Tuesday, November 7, 2017

Try, Try, and Try Again- Don't Do as I Do!

Do you have spots in your yard where grass doesn't grow well? A spot that stays a bit soggy in the winter?  We have such a spot next to the driveway near the garage. My desire to have a sitting space in this part of the yard led us to decide to put in a rustic flagstone patio. Step one- dig out the area to give room for the flagstones to be level with the surrounding yard. We also put down a weed barrier, pinned down with some long nails.  

Step two- have the flagstones ready to place... sort of a dry fit.

Step three- sand to level the area and give the stones a base for nestling in.

Step four- place the uneven natural stones in a pattern to form the patio.

Hmm, too much space between the stones, move them closer.

Step back and access the work.

Step five- brush more sand over the stones to fill the gaps. 

More sand, the stones were so irregularly shaped, it wasn't easy to get the tops even enough as to not have a trip factor.

Step six- my plan was to plant mosses in the cracks- make it a little green. Some moss was purchased and some was harvested in other spots in my garden.

After watering the mosses well, we called it done....until it wasn't. We had a big rainstorm and the run-off from the driveway washed out a lot of the sand. 

Wash, rinse, repeat....time to pull all stones out, put the sand in a holding area and try again.

I tried to pull the seams closer, making the spaces smaller. 

Decided to mulch between the seams, mulch being heavier than the sand.

I did save some of the mosses and replanted them.

I liked how it looked. Lots of heavy work, moving those flagstones on and off the patio area...multiple times. Aughhh

Then it rained again. Time to change course. See all the sand that washed out again? 

We used a product that will harden and form a stronger surface, Gator Dust. Did we follow all the instructions on how to do a patio? No. It started as a flagstone area that would have the stones set into the soil like you would place a pathway, cutting one stone in at a time. Our plans changed a number of times over the course of a couple months as we regrouped -- I just wanted a spot to set a chair and enjoy this part of the garden. I didn't want it perfect and uniform- just wanted a hard surface without trip factors and no stones that rocked loose when stepped upon. 

We left it as is. The stones don't move, most of the tops of the stones are even with the ones next to them and the cracks are still filled. Then we got a puppy.... who liked to pull all mosses out of the cracks. Rotten dog.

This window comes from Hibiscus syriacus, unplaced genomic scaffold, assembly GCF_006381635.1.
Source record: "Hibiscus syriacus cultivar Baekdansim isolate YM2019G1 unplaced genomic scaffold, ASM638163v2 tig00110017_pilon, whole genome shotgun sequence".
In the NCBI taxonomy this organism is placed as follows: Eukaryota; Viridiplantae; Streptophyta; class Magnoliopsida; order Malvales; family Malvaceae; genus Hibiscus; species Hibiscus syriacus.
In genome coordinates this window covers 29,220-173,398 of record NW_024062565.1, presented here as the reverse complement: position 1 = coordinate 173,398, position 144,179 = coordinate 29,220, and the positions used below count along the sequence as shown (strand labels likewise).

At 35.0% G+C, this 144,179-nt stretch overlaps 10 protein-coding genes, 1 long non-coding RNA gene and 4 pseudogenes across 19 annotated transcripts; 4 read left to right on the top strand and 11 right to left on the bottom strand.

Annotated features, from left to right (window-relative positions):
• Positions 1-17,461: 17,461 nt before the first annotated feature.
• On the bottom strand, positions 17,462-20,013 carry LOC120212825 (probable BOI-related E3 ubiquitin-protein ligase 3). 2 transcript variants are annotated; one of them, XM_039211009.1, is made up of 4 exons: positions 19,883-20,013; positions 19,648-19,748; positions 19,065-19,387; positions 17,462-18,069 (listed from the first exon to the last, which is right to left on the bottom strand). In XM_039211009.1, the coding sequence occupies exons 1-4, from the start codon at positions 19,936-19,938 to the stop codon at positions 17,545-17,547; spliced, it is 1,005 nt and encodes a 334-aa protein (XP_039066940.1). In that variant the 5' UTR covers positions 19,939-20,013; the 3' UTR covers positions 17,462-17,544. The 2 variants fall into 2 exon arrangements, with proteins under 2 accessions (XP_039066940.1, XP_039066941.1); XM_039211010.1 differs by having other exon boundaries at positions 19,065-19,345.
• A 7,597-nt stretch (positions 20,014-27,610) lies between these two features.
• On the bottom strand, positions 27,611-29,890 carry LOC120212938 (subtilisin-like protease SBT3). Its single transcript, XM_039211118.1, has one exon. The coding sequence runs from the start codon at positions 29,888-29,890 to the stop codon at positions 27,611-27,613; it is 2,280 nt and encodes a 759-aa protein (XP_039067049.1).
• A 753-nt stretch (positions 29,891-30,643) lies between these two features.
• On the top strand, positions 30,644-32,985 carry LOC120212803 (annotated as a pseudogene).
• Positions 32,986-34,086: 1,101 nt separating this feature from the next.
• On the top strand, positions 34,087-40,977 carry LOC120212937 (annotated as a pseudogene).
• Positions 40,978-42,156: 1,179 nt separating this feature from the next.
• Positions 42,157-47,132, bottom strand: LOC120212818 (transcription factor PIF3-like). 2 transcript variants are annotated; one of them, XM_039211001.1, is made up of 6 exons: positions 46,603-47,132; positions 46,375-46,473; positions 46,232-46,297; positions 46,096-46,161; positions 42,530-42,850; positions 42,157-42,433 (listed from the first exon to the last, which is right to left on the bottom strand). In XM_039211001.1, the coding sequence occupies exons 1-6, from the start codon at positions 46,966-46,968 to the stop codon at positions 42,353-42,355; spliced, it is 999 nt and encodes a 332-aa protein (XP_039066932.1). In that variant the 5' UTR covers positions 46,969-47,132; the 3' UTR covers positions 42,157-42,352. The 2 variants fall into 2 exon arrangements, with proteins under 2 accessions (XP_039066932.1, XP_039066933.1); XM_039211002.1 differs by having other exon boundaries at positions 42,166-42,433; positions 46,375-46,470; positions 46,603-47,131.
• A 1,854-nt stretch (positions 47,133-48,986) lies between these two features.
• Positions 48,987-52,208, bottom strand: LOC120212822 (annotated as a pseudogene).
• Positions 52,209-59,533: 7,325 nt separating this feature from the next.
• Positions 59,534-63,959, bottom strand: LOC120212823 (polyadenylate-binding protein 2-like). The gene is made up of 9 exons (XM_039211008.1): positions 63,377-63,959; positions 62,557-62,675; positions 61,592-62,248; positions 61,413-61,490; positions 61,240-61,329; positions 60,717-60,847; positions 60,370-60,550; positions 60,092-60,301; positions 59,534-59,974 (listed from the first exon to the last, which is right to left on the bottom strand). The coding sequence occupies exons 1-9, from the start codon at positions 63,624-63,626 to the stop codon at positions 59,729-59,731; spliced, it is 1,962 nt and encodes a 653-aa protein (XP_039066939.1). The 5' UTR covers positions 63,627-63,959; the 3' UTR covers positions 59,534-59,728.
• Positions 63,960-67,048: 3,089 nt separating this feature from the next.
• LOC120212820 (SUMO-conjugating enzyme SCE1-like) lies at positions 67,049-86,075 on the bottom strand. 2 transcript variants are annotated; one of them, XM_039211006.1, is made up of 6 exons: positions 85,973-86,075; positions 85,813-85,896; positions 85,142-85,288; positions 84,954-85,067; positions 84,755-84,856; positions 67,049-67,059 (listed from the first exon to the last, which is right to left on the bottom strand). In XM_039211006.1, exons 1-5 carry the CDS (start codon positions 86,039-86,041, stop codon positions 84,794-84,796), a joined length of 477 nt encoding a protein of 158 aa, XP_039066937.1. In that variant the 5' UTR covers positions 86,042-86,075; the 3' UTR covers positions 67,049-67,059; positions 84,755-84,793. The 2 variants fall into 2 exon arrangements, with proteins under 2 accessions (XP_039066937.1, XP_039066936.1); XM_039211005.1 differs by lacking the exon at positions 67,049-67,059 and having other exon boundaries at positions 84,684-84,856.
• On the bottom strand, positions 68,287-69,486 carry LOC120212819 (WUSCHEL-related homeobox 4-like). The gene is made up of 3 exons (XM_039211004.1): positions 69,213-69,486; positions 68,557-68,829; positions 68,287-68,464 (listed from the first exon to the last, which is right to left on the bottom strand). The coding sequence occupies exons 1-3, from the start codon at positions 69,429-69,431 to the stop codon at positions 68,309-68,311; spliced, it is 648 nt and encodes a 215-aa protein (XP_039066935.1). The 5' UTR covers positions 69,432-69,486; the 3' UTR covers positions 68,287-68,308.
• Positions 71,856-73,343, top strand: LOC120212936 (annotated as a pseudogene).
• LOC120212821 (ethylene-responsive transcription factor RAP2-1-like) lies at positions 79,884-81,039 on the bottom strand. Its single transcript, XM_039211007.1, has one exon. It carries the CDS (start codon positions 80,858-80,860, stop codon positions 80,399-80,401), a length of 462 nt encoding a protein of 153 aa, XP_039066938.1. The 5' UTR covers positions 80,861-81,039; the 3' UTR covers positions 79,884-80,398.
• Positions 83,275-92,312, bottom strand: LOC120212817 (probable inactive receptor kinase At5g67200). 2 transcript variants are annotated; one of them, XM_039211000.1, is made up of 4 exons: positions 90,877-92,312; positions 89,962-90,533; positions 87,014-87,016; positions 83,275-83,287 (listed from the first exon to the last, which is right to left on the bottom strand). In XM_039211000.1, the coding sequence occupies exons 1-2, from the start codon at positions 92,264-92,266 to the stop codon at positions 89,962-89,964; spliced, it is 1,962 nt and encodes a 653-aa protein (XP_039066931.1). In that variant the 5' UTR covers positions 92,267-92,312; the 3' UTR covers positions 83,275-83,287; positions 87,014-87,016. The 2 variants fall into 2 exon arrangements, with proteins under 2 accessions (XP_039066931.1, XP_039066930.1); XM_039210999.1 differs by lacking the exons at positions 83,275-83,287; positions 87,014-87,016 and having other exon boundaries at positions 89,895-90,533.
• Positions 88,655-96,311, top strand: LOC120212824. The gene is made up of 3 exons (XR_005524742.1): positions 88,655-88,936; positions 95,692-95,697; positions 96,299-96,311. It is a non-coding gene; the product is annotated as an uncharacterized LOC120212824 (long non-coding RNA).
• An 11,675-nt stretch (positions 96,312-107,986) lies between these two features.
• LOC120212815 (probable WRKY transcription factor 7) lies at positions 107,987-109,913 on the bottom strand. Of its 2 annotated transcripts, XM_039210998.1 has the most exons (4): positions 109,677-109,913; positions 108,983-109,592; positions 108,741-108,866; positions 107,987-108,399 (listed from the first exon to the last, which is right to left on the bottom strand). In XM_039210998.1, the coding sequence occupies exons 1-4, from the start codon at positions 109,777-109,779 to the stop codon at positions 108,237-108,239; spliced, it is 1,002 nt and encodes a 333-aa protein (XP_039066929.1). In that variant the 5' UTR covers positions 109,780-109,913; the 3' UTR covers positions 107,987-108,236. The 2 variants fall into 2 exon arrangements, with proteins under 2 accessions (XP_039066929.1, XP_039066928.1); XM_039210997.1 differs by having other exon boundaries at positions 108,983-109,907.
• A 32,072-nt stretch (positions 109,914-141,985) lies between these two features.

Onward to the next project. Many of you remember the dry creek bed we put in summer of 2016,  if not you can read about it here.  Well, we had a lot of these baked potato sized rocks leftover. I did another hardscape project with some and now it was time to use more. Poor planning left these rocks at the bottom of the yard. They are piled up behind a garden at the 445 feet above sea level spot in the new lot. The place I wanted to use them is up by the front door...about 468 feet above sea level. I do not have a level lot. 
So, I filled my little red wagon with enough rocks to cover the bottom and proceeded to pull the now very heavy wagon up the hill. I made this trip six times. 

The spot to fill is along the sidewalk. This is a spot where the older dog runs out the front door and stops to do his business. Nothing was growing, so it was time to do something else. Our first plan was just mulch, a semi-level spot so we didn't have too much wash out. What we do have though is a puppy. She liked my mosses, and now she has learned the fine art of digging. The mulched area was an ideal spot to use those big moose-like paws and dig. I covered the area with the potato rocks around the few stepping stones placed earlier to make getting  to the yard earlier. I think it looked pretty good. 

See the evil little dog watching me from the shade of the Magnolia tree? She likes to watch and see what I am doing in the garden, what she can undo.

I no sooner went in and she started digging again. She thinks those potato sized rocks are a good size to play with. Oh please let her grow out of this phase. I have since added twice as many rocks to this spot. She is digging less. She is now a little over a year old and getting better every day. She is an 80 lb. 15 month old German Shepherd pup. Liebling.

More projects to share soon. I feel as though much of this gardening year was redoing something Liebling had torn up. 

©Copyright 2017 Janet. All rights reserved. Content created by Janet for The Queen of Seaford. words and photos by Janet,The Queen of Seaford.